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Dallas Seavey Wins Fourth Iditarod Championship In Five Years

For the fourth time in five years, Dallas Seavey won the Iditarod Trail Sled Dog Race in Alaska. Here, he's seen at the ceremonial start of the 1,000-mile race in Anchorage.
Michael Dinneen
For the fourth time in five years, Dallas Seavey won the Iditarod Trail Sled Dog Race in Alaska. Here, he's seen at the ceremonial start of the 1,000-mile race in Anchorage.

For the third year in a row, Dallas Seavey is the first musher to reach Nome, Alaska, winning his fourth Iditarod championship overall. Seavey had been the first to reach the race's final checkpoints, ahead of his father, Mitch – another previous champion.

Seavey's team of seven dogs averaged nearly 9.5 miles an hour on the 1,000-mile journey, according to the Iditarod competition tracking website.

In winning the race, Seavey also broke his own course record, with a time of 8 days, 11 hours, 20 minutes and 16 seconds — an improvement of nearly two hours over his previous mark, set in 2014.

With four Iditarod championships, Seavey trails Rick Swenson for the most titles all-time (Swenson won five between 1977 and 1991). In 2012, Seavey became the youngest Iditarod winner on record, at age 25.

A crowd cheered Seavey on as he jogged across the finish line with his dogs, the dark night light by floodlights and camera flashes.

As Alaska Public Radio reports, the Seavey family has a long history with the Iditarod: Dallas' grandfather, Dan, ran the first race back in 1973. APR adds that Dallas Seavey has now become the youngest musher to reach four titles.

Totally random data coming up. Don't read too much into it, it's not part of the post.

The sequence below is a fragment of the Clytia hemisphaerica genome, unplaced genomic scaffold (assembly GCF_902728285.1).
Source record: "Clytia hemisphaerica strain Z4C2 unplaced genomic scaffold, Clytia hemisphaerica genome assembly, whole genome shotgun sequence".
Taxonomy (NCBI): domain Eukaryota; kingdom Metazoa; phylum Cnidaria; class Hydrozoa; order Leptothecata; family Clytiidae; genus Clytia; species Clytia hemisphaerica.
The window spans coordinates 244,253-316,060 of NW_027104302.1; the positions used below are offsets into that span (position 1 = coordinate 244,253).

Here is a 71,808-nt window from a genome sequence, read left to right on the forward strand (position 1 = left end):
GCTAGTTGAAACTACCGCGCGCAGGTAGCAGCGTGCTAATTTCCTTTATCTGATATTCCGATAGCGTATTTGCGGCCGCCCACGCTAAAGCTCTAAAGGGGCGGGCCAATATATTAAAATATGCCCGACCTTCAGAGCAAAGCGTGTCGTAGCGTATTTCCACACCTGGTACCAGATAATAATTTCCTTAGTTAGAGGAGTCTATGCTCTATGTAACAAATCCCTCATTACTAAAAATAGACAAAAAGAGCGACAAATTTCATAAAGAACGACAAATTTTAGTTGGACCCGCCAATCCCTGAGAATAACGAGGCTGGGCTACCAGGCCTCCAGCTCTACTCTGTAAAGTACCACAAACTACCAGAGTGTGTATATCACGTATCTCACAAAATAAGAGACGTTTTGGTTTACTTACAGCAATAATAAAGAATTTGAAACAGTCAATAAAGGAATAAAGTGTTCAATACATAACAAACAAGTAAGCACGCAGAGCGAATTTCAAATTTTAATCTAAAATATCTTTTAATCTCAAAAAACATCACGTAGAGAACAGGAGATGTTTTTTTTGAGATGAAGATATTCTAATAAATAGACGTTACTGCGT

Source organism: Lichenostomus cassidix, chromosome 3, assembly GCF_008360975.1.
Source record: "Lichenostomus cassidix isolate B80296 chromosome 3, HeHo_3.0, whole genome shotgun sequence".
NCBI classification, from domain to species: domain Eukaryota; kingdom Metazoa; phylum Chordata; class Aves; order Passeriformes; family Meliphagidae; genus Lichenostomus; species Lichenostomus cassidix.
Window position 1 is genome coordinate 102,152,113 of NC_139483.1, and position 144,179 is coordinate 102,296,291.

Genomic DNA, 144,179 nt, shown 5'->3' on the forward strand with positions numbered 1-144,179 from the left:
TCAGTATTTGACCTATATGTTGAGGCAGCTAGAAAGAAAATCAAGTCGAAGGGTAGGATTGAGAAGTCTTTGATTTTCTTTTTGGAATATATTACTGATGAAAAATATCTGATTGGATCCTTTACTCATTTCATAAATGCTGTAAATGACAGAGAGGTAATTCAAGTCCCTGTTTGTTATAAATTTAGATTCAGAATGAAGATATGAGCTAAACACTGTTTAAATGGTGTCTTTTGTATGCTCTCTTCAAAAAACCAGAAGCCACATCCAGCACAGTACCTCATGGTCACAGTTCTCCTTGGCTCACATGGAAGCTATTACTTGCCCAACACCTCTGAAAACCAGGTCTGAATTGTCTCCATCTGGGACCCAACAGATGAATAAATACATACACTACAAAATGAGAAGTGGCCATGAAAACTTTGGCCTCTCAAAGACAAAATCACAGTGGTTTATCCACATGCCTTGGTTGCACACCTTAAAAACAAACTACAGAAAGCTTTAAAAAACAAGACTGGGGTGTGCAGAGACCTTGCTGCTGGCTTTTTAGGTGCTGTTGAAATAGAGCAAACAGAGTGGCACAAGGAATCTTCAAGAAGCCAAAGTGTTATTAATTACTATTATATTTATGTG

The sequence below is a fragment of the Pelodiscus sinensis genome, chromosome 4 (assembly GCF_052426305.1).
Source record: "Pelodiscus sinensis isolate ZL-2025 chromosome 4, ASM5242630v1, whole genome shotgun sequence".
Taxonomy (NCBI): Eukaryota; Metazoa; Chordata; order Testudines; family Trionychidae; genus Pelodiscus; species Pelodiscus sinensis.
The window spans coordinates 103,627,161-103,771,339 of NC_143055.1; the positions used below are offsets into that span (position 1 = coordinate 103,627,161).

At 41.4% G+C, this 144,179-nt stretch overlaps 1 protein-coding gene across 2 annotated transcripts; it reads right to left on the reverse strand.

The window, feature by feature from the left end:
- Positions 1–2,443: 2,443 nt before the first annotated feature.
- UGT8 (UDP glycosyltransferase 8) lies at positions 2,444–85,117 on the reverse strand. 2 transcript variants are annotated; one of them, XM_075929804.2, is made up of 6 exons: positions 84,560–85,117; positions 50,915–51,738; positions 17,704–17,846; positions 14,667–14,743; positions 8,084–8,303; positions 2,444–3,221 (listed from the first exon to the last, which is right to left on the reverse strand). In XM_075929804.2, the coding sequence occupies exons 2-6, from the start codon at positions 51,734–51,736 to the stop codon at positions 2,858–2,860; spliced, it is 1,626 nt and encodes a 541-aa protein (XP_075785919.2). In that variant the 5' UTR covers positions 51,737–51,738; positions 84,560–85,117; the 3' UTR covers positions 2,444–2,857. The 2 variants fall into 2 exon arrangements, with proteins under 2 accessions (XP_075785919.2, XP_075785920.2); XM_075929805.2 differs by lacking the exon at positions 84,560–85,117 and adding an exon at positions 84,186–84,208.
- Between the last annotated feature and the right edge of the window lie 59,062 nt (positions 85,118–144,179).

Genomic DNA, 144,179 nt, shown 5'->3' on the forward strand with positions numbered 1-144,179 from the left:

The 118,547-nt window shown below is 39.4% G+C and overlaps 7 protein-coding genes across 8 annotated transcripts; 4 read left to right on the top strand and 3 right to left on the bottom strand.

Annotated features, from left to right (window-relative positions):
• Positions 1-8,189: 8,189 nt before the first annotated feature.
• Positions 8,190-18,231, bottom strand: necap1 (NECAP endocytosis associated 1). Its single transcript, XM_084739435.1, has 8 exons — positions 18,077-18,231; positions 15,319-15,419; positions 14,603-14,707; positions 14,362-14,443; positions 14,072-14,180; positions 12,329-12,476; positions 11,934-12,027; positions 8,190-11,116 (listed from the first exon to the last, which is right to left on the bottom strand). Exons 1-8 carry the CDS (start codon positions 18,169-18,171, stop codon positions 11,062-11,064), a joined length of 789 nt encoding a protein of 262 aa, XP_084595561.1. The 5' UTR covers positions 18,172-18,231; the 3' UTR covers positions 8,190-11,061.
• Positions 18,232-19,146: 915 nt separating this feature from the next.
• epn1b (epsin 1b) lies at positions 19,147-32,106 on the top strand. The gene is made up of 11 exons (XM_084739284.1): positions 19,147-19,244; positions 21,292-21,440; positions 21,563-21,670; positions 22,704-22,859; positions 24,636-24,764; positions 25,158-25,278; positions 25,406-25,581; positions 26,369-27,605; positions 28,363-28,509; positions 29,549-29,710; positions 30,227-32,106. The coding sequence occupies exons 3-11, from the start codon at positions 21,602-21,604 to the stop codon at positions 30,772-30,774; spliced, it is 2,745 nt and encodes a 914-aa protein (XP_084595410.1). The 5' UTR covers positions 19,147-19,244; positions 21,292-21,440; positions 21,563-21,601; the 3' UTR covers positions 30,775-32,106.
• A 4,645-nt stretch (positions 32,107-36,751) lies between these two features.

In an interview with NPR's Here and Now last year, Seavey discussed his strategy for winning the grueling race:

"When I got into mushing, the big trend at that point was, how far can we go? People were trying to win the Iditarod by going on farther, or longer and longer runs. What I mean by a longer run is a longer time and distance between rests. So, what may have been normal a couple years ago, where the dogs would run maybe five to six hours and take maybe a six to eight-hour rest, and then run another five to six hours. Now, people are trying to go 10, 11, 12 hours, which some dogs can do. So one simple example would be when I started racing we went against the grain of everybody. When everybody else was trying to go farther and farther, we focused on doing shorter, faster runs. We focused on developing speed and speed was kind of our counter-balance to everybody else's long-range missile, so to speak. And that's something you have to develop in each dog individually and also as a team."

Copyright 2021 NPR. To see more, visit https://www.npr.org.

Bill Chappell is a writer and editor on the News Desk in the heart of NPR's newsroom in Washington, D.C.
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